This is a simple step that few extraction artists I’ve spoken to take advantage of. If there’s one thing that helps the extraction process, it’s this. If you don’t dehydrate your butane, you increase the chances of there being blockages in the column or even your braided stainless steel hoses caused by freezing water. In addition, it improves the extraction efficiency because water will change up the solubility properties of the butane.
Whether you’ve chosen to run fresh frozen, dry your buds to the point before curing, or cure your buds, you’re going to benefit from freezing them before extracting. This equilibrates the temperature of the buds to the temperature of the butane, and reduces the amount of plant waxes pulled during an extraction. In step 3, you’re going to freeze your butane. Now imagine this mass of buds packed into your column, and both the buds and the column are at room temperature. Now imagine that -50C butane rifling into the column and hitting buds and stainless steel that are at a warm 20C…

This is perhaps the simplest step to take to improve your extractions. If you’re going to take any steps towards making live resin, freeze your plant materials, column, and butane. You don’t necessarily have to dehydrate your butane, but if you take steps 2 and 3 into account, you’ll certainly improve your product.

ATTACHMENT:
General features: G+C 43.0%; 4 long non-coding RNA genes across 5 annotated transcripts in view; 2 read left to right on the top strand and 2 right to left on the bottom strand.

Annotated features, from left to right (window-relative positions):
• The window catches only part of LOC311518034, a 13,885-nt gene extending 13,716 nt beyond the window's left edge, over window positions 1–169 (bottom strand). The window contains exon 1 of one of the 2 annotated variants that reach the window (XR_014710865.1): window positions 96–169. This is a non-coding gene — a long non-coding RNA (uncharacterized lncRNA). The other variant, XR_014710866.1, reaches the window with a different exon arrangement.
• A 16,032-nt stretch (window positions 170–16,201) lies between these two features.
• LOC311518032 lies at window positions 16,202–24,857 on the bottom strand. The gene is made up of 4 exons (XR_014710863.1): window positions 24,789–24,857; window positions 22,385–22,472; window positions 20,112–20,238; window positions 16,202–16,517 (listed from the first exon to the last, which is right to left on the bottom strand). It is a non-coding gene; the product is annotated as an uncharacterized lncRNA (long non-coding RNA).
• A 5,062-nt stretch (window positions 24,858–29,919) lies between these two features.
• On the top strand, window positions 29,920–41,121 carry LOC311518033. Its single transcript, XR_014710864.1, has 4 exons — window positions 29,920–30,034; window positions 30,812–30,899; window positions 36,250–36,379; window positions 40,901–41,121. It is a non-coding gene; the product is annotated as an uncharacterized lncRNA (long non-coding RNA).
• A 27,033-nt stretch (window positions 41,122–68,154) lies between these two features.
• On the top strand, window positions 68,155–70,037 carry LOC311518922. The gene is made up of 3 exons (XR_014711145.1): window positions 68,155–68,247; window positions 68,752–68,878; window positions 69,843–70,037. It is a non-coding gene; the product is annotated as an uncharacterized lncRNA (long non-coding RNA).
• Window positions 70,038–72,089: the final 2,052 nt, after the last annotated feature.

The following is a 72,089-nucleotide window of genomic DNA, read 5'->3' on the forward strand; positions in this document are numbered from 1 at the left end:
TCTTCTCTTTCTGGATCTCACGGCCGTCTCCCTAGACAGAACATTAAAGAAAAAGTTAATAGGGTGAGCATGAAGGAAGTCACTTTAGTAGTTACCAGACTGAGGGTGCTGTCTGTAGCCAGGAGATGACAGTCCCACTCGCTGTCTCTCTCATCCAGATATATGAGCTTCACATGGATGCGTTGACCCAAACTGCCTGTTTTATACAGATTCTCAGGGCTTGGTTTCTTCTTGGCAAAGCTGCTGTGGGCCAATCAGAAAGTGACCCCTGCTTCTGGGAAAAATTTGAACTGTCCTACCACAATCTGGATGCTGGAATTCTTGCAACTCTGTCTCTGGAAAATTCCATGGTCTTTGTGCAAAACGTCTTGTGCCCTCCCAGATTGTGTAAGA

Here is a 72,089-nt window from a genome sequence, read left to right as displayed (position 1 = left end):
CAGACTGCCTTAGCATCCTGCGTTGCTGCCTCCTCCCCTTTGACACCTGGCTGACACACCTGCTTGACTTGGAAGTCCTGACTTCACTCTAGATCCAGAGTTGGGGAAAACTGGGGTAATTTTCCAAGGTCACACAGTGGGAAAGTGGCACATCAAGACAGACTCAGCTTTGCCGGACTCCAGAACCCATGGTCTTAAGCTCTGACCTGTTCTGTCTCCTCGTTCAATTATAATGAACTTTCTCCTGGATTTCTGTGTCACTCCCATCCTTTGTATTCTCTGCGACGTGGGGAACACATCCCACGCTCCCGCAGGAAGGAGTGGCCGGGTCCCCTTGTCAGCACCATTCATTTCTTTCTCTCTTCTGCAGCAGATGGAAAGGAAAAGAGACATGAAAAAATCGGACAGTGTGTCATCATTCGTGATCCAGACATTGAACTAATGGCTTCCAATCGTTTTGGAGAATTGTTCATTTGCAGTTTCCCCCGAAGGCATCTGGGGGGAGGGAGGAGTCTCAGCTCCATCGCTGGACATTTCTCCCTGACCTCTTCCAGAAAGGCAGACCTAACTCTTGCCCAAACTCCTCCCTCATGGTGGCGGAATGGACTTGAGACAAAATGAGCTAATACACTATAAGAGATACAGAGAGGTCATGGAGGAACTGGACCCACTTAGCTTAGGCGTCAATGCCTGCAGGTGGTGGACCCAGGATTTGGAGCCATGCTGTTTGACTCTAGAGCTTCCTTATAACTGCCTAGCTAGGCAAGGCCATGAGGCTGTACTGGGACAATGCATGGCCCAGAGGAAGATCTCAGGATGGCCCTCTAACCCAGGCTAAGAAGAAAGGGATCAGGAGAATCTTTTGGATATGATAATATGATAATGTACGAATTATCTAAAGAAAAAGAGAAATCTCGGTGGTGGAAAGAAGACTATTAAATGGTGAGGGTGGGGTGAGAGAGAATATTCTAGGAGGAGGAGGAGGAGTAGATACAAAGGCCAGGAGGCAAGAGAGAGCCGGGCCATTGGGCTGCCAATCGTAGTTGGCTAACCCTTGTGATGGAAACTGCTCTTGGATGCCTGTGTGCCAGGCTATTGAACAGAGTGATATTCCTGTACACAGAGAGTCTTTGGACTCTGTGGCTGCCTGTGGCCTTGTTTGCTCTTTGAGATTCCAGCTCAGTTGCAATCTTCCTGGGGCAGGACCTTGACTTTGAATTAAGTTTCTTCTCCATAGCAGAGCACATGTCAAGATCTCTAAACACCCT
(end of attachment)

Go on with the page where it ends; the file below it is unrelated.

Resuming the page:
While you may not have dry ice on hand, you do likely have ice on hand just for the sake of recovering your butane. Take the time to submerge your recovery cylinder in an ice bath. That ice bath can be dry ice with denatured alcohol, or it can just be ice, salt, and water. Either way, this step will reduce the amount of waxes that are butane soluble by reducing temperature.
Hands down, putting 3A molecular sieves in-line on the low pressure side of your recovery pump will improve your extraction efficiency. It’s not hard to do, and it will improve your process and end product.
While it’ll be different for every situation (elevation, room temperature, quality of vacuum), 5 days at room temperature with a full vacuum will purge out your butane and leave you with a terpene rich extract. For smokable forms, I always suggest having a residual solvents test run by your local testing facility to make sure that you’re below the threshold for butane.
So what is a bare bones method to making live resin? Well, just about any extractor can be made to meet the minimum standards of a terpene rich extract. Whether you’re trying to go with fresh frozen material, or material that is just about ready to start curing, you can do your best to preserve terpenes and minimize the amount of plant waxes that are extracted. I’ll keep this post short, since most of this information is covered in other posts.

These four steps will take you well on your way to higher quality extracts that preserve terpenes. If you can start working in this direction you’ll be using the trade secrets that some of the best extraction artists use day in and day out. Best of luck and enjoy those terpenes!

How to make live resin hash oil extracts So what is a bare bones method to making live resin? Well, just about any extractor can be made to meet the minimum standards of a terpene rich extract.